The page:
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《关于2019送彩金的彩票平台=首页最新相关内容》:To Socrates himself the strongest reason for believing in the identity of conviction and practice was, perhaps, that he had made it a living reality. With him to know the right137 and to do it were the same. In this sense we have already said that his life was the first verification of his philosophy. And just as the results of his ethical teaching can only be ideally separated from their application to his conduct, so also these results themselves cannot be kept apart from the method by which they were reached; nor is the process by which he reached them for himself distinguishable from the process by which he communicated them to his friends. In touching on this point, we touch on that which is greatest and most distinctively original in the Socratic system, or rather in the Socratic impulse to systematisation of every kind. What it was will be made clearer by reverting to the central conception of mind. With Protagoras mind meant an ever-changing stream of feeling; with Gorgias it was a principle of hopeless isolation, the interchange of thoughts between one consciousness and another, by means of signs, being an illusion. Socrates, on the contrary, attributed to it a steadfast control over passion, and a unifying function in society through its essentially synthetic activity, its need of co-operation and responsive assurance. He saw that the reason which overcomes animal desire tends to draw men together just as sensuality tends to drive them into hostile collision. If he recommended temperance on account of the increased egoistic pleasure which it secures, he recommended it also as making the individual a more efficient instrument for serving the community. If he inculcated obedience to the established laws, it was no doubt partly on grounds of enlightened self-interest, but also because union and harmony among citizens were thereby secured. And if he insisted on the necessity of forming definite conceptions, it was with the same twofold reference to personal and public advantage. Along with the diffusive, social character of mind he recognised its essential spontaneity. In a commonwealth where all citizens were free and equal, there must also be freedom and equality of reason. Having worked out a theory of life for himself, he138 desired that all other men should, so far as possible, pass through the same bracing discipline. Here we have the secret of his famous erotetic method. He did not, like the Sophists, give continuous lectures, nor profess, like some of them, to answer every question that might be put to him. On the contrary, he put a series of questions to all who came in his way, generally in the form of an alternative, one side of which seemed self-evidently true and the other self-evidently false, arranged so as to lead the respondent, step by step, to the conclusion which it was desired that he should accept. Socrates did not invent this method. It had long been practised in the Athenian law-courts as a means for extracting from the opposite party admissions which could not be otherwise obtained, whence it had passed into the tragic drama, and into the discussion of philosophical problems. Nowhere else was the analytical power of Greek thought so brilliantly displayed; for before a contested proposition could be subjected to this mode of treatment, it had to be carefully discriminated from confusing adjuncts, considered under all the various meanings which it might possibly be made to bear, subdivided, if it was complex, into two or more distinct assertions, and linked by a minute chain of demonstration to the admission by which its validity was established or overthrown.Plotinus seems to have begun his career as a public teacher soon after taking up his residence in Rome. His lectures at first assumed the form of conversations with his private friends. Apparently by way of reviving the traditions of Socrates and Plato, he encouraged them to take an active part in the discussion: but either he did not possess the authority of his great exemplars, or the rules of Greek dialogue were not very strictly observed in Rome; for we learn from the report of an eye-witness that interruptions were far too frequent, and that a vast amount of nonsense was talked.408 Afterwards a more regular system of lecturing was established, and papers were read aloud by those who had any observations to offer, as in our own philosophical societies.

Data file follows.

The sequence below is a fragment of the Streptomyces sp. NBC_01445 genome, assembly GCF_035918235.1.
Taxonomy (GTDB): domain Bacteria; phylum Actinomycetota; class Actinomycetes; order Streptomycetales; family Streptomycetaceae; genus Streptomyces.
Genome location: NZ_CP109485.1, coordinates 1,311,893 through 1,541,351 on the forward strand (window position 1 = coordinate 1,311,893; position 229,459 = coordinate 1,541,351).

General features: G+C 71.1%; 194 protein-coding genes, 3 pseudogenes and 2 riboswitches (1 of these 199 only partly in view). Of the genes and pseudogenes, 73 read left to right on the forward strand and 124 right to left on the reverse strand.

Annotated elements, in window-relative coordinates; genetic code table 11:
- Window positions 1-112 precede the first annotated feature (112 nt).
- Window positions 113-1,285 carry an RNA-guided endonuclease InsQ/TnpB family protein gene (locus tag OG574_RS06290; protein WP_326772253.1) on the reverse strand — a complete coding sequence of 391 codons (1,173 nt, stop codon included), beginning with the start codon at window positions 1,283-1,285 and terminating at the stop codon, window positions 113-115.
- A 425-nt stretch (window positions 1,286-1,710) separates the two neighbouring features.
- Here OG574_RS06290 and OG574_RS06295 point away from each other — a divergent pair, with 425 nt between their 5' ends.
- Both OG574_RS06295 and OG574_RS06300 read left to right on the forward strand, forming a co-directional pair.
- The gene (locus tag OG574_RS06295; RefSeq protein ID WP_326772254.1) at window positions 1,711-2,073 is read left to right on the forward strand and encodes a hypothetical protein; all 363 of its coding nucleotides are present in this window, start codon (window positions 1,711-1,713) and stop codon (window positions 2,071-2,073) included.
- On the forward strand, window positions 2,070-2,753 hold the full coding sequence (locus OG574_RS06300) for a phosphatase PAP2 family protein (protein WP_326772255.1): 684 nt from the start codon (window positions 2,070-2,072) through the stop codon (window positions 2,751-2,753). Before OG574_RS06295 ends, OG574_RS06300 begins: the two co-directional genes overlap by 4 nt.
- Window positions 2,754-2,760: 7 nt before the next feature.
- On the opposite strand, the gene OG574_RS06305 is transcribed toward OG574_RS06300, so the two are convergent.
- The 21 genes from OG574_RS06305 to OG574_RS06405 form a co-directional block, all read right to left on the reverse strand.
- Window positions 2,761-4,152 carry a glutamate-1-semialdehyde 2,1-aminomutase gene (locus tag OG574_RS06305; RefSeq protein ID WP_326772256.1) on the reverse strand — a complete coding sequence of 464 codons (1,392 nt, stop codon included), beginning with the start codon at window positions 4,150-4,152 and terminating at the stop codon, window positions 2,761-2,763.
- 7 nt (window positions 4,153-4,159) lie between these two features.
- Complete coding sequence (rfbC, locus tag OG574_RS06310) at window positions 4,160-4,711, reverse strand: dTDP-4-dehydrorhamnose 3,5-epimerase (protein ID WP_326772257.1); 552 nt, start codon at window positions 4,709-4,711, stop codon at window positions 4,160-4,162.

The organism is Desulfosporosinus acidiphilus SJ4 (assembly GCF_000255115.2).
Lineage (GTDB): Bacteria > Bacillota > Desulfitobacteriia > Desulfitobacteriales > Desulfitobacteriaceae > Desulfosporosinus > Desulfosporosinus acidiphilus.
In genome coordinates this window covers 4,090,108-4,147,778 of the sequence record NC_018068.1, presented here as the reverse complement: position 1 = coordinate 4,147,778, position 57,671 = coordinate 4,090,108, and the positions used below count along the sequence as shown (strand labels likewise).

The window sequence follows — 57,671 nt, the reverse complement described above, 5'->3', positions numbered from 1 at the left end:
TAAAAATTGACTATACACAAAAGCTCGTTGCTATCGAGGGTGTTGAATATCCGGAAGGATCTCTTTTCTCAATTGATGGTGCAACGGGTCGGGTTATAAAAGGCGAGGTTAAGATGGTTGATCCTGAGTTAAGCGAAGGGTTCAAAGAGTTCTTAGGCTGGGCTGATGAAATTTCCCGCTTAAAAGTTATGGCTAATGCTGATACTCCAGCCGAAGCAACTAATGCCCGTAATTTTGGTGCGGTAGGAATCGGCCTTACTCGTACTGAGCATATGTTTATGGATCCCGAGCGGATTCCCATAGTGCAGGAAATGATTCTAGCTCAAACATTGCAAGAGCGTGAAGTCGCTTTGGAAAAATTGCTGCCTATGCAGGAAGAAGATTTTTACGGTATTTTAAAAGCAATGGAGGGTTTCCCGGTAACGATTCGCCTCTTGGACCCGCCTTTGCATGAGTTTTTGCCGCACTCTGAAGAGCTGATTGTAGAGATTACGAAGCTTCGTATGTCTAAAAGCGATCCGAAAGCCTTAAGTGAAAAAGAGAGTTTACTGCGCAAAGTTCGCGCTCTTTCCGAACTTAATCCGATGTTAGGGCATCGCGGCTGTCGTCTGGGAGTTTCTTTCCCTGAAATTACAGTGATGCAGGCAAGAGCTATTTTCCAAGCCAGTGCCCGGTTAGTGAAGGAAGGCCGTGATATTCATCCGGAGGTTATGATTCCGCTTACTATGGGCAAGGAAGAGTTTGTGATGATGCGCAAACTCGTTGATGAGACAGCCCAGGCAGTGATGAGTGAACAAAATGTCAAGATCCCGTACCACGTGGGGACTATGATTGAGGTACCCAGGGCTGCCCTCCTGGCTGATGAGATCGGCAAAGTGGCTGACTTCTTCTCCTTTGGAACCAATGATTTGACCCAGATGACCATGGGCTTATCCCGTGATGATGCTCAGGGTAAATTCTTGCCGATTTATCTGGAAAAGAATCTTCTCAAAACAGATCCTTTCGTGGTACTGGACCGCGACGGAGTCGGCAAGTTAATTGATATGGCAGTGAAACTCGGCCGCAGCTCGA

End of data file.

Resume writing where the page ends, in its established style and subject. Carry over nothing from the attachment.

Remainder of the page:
【2019送彩金的彩票平台=首页】If, in the domain of pure speculation, contemporary agnosticism exaggerates the existing divergences, in ethics157 its whole effort is, contrariwise, to reduce and reconcile them. Such was also the tendency of Carneades. He declared that, in their controversy about the highest good, the difference between the Stoics and the Peripatetics was purely verbal. Both held that we are naturally framed for the pursuit of certain objects, and that virtuous living is the only means by which they can be attained. But while the disciples of Aristotle held that the satisfaction of our natural impulses remains from first to last the only end, the disciples of Zeno insisted that at some point—not, as would seem very particularly specified—virtuous conduct, which was originally the means towards this satisfaction, becomes substituted for it as the supreme and ultimate good.253 That the point at issue was more important than it seemed is evident from its reproduction under another form in modern ethical philosophy. For, among ourselves, the controversy between utilitarianism and what, for want of a better name, we must call intuitionism, is gradually narrowing itself to the question whether the pursuit of another’s good has or has not a higher value than the quantity of pleasure which accrues to him from it, plus the effects of a good example and the benefits that society at large is likely to gain from the strength which exercise gives to the altruistic dispositions of one of its members. Those who attribute an absolute value to altruism, as such, connect this value in some way or other with the spiritual welfare of the agent; and they hold that without such a gain to himself he would gradually fall back on a life of calculating selfishness or of unregulated impulse. Here we have the return from a social to an individual morality. The Stoics, conversely, were feeling their way from the good of the individual to that of the community; and they could only bridge the chasm by converting what had originally been a means towards self-preservation into an end in itself. This Carneades could not see. Convinced that happiness was both necessary and attainable,158 but convinced also that the systems which had hitherto offered it as their reward were logically untenable, he wished to place morality on the broad basis of what was held in common by all schools, and this seemed to be the rule of obedience to Nature’s dictates,—a rule which had also the great merit of bidding men do in the name of philosophy what they already felt inclined to do without any philosophy at all. We are told, indeed, that he would not commit himself to any particular system of ethics; the inference, however, is not that he ignored the necessity of a moral law, but that he wished to extricate it from a compromising alliance with untenable speculative dogmas. Nevertheless his acceptance of Nature as a real entity was a survival of metaphysics; and his morality was, so far as it went, an incipient return to the traditions of the Old Academy.